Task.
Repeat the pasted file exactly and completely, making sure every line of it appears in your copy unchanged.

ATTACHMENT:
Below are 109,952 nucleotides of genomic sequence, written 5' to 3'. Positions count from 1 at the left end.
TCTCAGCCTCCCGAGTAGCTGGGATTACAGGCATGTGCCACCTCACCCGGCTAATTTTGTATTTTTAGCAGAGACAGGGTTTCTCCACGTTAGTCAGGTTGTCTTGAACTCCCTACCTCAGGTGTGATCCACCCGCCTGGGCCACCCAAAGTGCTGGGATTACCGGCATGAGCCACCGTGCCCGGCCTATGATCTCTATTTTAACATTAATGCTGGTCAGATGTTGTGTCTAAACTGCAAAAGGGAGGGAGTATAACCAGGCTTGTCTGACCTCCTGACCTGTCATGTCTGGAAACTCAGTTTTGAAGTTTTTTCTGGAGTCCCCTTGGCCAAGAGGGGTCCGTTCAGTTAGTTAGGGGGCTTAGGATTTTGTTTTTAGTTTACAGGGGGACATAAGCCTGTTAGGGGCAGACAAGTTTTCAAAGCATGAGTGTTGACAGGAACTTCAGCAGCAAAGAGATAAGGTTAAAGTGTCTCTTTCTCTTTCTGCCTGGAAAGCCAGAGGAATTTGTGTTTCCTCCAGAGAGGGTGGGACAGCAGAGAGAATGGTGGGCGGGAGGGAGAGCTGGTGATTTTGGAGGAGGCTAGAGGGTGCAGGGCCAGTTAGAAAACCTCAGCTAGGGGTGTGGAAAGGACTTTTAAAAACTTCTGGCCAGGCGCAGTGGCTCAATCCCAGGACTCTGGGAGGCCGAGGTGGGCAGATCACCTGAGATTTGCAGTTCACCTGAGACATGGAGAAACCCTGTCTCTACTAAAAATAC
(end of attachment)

Below are 109,952 nucleotides of genomic sequence, written 5' to 3'. Positions count from 1 at the left end.
TCTCAGCCTCCCGAGTAGCTGGGATTACAGGCATGTGCCACCTCACCCGGCTAATTTTGTATTTTTAGCAGAGACAGGGTTTCTCCACGTTAGTCAGGTTGTCTTGAACTCCCTACCTCAGGTGTGATCCACCCGCCTGGGCCACCCAAAGTGCTGGGATTACCGGCATGAGCCACCGTGCCCGGCCTATGATCTCTATTTTAACATTAATGCTGGTCAGATGTTGTGTCTAAACTGCAAAAGGGAGGGAGTATAACCAGGCTTGTCTGACCTCCTGACCTGTCATGTCTGGAAACTCAGTTTTGAAGTTTTTTCTGGAGTCCCCTTGGCCAAGAGGGGTCCGTTCAGTTAGTTAGGGGGCTTAGGATTTTGTTTTTAGTTTACAGGGGGACATAAGCCTGTTAGGGGCAGACAAGTTTTCAAAGCATGAGTGTTGACAGGAACTTCAGCAGCAAAGAGATAAGGTTAAAGTGTCTCTTTCTCTTTCTGCCTGGAAAGCCAGAGGAATTTGTGTTTCCTCCAGAGAGGGTGGGACAGCAGAGAGAATGGTGGGCGGGAGGGAGAGCTGGTGATTTTGGAGGAGGCTAGAGGGTGCAGGGCCAGTTAGAAAACCTCAGCTAGGGGTGTGGAAAGGACTTTTAAAAACTTCTGGCCAGGCGCAGTGGCTCAATCCCAGGACTCTGGGAGGCCGAGGTGGGCAGATCACCTGAGATTTGCAGTTCACCTGAGACATGGAGAAACCCTGTCTCTACTAAAAATAC